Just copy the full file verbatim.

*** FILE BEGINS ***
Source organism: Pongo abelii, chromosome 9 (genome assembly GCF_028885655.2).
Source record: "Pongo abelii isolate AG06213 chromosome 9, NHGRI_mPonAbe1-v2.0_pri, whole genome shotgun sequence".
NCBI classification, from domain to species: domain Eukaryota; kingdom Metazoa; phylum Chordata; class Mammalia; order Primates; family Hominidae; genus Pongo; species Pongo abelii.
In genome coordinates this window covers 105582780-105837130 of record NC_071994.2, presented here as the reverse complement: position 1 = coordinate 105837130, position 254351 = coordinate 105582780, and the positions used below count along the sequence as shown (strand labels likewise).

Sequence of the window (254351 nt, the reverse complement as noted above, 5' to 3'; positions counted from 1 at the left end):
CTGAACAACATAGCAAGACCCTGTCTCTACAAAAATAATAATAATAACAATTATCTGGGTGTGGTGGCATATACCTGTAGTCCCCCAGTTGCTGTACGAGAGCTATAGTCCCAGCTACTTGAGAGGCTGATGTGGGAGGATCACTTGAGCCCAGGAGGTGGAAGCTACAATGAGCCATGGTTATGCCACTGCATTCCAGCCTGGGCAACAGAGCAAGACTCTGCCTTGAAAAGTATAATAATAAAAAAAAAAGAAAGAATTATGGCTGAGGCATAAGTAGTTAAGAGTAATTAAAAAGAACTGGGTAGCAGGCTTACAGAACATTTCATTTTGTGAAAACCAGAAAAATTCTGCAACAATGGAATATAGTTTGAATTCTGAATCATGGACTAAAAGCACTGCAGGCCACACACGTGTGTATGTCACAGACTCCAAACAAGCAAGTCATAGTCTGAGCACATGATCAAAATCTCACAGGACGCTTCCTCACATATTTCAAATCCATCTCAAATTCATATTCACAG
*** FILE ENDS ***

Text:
Source organism: Pongo abelii, chromosome 9 (genome assembly GCF_028885655.2).
Source record: "Pongo abelii isolate AG06213 chromosome 9, NHGRI_mPonAbe1-v2.0_pri, whole genome shotgun sequence".
NCBI classification, from domain to species: domain Eukaryota; kingdom Metazoa; phylum Chordata; class Mammalia; order Primates; family Hominidae; genus Pongo; species Pongo abelii.
In genome coordinates this window covers 105582780-105837130 of record NC_071994.2, presented here as the reverse complement: position 1 = coordinate 105837130, position 254351 = coordinate 105582780, and the positions used below count along the sequence as shown (strand labels likewise).

Sequence of the window (254351 nt, the reverse complement as noted above, 5' to 3'; positions counted from 1 at the left end):
CTGAACAACATAGCAAGACCCTGTCTCTACAAAAATAATAATAATAACAATTATCTGGGTGTGGTGGCATATACCTGTAGTCCCCCAGTTGCTGTACGAGAGCTATAGTCCCAGCTACTTGAGAGGCTGATGTGGGAGGATCACTTGAGCCCAGGAGGTGGAAGCTACAATGAGCCATGGTTATGCCACTGCATTCCAGCCTGGGCAACAGAGCAAGACTCTGCCTTGAAAAGTATAATAATAAAAAAAAAAGAAAGAATTATGGCTGAGGCATAAGTAGTTAAGAGTAATTAAAAAGAACTGGGTAGCAGGCTTACAGAACATTTCATTTTGTGAAAACCAGAAAAATTCTGCAACAATGGAATATAGTTTGAATTCTGAATCATGGACTAAAAGCACTGCAGGCCACACACGTGTGTATGTCACAGACTCCAAACAAGCAAGTCATAGTCTGAGCACATGATCAAAATCTCACAGGACGCTTCCTCACATATTTCAAATCCATCTCAAATTCATATTCACAG